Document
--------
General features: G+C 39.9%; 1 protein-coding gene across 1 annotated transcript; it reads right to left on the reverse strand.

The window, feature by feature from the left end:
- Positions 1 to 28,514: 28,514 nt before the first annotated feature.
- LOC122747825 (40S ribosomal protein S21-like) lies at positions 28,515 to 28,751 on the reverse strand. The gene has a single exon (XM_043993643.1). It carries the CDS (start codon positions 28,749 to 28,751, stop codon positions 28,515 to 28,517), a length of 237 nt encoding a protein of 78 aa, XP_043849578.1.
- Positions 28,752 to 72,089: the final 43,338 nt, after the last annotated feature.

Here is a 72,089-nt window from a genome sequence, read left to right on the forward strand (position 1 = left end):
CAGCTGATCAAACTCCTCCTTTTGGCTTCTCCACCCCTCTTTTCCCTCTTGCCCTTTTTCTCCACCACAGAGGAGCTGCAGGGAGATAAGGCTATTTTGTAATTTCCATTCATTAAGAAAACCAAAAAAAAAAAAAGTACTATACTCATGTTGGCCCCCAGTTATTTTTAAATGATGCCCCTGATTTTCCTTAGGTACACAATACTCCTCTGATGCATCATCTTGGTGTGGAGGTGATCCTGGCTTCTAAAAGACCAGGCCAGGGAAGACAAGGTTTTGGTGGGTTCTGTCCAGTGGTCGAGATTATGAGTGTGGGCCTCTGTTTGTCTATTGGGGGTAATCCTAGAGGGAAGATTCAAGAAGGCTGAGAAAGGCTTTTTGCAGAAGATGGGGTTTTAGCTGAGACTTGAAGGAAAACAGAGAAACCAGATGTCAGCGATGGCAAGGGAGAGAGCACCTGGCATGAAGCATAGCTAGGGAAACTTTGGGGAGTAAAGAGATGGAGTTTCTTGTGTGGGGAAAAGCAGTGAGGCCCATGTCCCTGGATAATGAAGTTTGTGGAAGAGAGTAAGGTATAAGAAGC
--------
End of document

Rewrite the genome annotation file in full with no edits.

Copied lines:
General features: G+C 39.9%; 1 protein-coding gene across 1 annotated transcript; it reads right to left on the reverse strand.

The window, feature by feature from the left end:
- Positions 1 to 28,514: 28,514 nt before the first annotated feature.
- LOC122747825 (40S ribosomal protein S21-like) lies at positions 28,515 to 28,751 on the reverse strand. The gene has a single exon (XM_043993643.1). It carries the CDS (start codon positions 28,749 to 28,751, stop codon positions 28,515 to 28,517), a length of 237 nt encoding a protein of 78 aa, XP_043849578.1.
- Positions 28,752 to 72,089: the final 43,338 nt, after the last annotated feature.

Here is a 72,089-nt window from a genome sequence, read left to right on the forward strand (position 1 = left end):
CAGCTGATCAAACTCCTCCTTTTGGCTTCTCCACCCCTCTTTTCCCTCTTGCCCTTTTTCTCCACCACAGAGGAGCTGCAGGGAGATAAGGCTATTTTGTAATTTCCATTCATTAAGAAAACCAAAAAAAAAAAAAGTACTATACTCATGTTGGCCCCCAGTTATTTTTAAATGATGCCCCTGATTTTCCTTAGGTACACAATACTCCTCTGATGCATCATCTTGGTGTGGAGGTGATCCTGGCTTCTAAAAGACCAGGCCAGGGAAGACAAGGTTTTGGTGGGTTCTGTCCAGTGGTCGAGATTATGAGTGTGGGCCTCTGTTTGTCTATTGGGGGTAATCCTAGAGGGAAGATTCAAGAAGGCTGAGAAAGGCTTTTTGCAGAAGATGGGGTTTTAGCTGAGACTTGAAGGAAAACAGAGAAACCAGATGTCAGCGATGGCAAGGGAGAGAGCACCTGGCATGAAGCATAGCTAGGGAAACTTTGGGGAGTAAAGAGATGGAGTTTCTTGTGTGGGGAAAAGCAGTGAGGCCCATGTCCCTGGATAATGAAGTTTGTGGAAGAGAGTAAGGTATAAGAAGC